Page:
Review Summary: I'm alive
When one goes on an expedition deep into the realm of widely undiscovered indie music, the true gems are hard to come by. After a while of searching, the songs begin to sound the same and the quest becomes a lost cause. Well rejoice, indie fans, for Cold Mailman brings you another batch of indie-pop tunes that is certain to please all lovers of the genre as well as newcomers with Heavy Hearts
. Hailing just north of the Arctic Circle in Norway, Cold Mailman, which started off as a solo project of Ivar Bowitz, has released a small yet consistent catalogue of albums that should appeal to anyone truly dedicated to the indie scene. How To Escape Cause and Effect
contains several amazing tracks; Relax; The Mountain Will Come To You
follows a path oriented in a direction similar to that of its successor, albiet slightly less folky and noticeably more mellow. With the start of the new year, Cold Mailman hopped back into the studio and released two wonderful new singles, not once showing any signs of slowing down. With Heavy Hearts
the band only expresses signs of progression, and express it they do.
All talk of indie-love aside, Heavy Hearts
can and should be enjoyed by anybody who enjoys rock music. This record offers up an outstanding collaboration of deep male and angelic female vocals (see "Mountaineer's Foot" as an example) as well as a wide, yet manageable variety of musical styles over the course of its 40-minute runtime. Take single "Venetian Blinds", for example, which perfectly exemplifies some of the band's fairly obvious synthpop influences: this track is quite reminiscent of something that could be heard on a modern Pet Shop Boys album, giving it somewhat of an 80s pop feel that can be heard elsewhere in the album (e.g. "Shakedown 1992"). "I Was Wrong", on the other hand, brings to the table an ambient / soft-rock atmosphere and includes a very soothing jam rock-like guitar solo which, to probably any listener's surprise, takes a hard rock turn of events partway through the song. It's this type of diversity found on Heavy Hearts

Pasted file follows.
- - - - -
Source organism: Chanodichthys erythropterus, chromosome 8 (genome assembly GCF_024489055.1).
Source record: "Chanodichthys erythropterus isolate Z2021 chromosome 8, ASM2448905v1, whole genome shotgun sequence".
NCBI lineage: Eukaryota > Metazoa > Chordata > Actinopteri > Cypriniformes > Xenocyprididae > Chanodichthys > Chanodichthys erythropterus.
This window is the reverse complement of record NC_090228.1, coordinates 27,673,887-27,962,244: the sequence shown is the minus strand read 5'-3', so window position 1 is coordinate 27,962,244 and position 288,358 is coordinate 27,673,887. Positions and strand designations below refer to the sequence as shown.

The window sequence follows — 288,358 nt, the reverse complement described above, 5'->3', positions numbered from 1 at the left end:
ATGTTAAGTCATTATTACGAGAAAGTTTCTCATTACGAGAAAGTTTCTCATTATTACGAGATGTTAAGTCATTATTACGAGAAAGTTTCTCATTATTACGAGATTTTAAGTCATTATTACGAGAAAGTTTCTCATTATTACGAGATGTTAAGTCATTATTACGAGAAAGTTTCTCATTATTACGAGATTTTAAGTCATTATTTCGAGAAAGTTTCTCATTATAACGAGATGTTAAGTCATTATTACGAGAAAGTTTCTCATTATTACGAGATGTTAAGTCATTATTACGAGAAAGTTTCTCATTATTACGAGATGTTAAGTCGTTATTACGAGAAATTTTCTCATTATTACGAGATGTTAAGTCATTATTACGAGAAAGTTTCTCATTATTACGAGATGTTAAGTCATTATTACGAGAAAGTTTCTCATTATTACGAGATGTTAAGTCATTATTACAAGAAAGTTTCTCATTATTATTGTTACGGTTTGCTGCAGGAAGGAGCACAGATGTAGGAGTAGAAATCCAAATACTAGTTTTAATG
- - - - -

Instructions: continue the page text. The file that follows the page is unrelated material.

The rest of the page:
that makes it so magical. Regardless, the record remains consistent from start to finish, rarely ever losing pace.
But what is it exactly that makes Heavy Hearts
a hidden gem? Well, when one thinks of the term "hidden gem", more likely than not the first thing that will pop into their mind will be words like "new" and "original". And while Heavy Hearts
easily meets all those criteria, it doesn't satisfy them to a point where the sound the album offers can be considered truly unheard of or totally unique. Instead, a word that might fit Heavy Hearts
most appropriately would be "fresh", sort of like a pleasant gust of wind in the middle of autumn. Clearly, a gust of wind is far from uncommon in that particular season, yet this particular breeze stands out just a little more than the others, hits just the right spot, and as a result becomes a bit more personal, making it the best breeze of the season. And to think, if you had been standing in a different place or in the same spot just at a different time, you may not have experienced it. That's what makes Heavy Hearts
the hidden gem it is.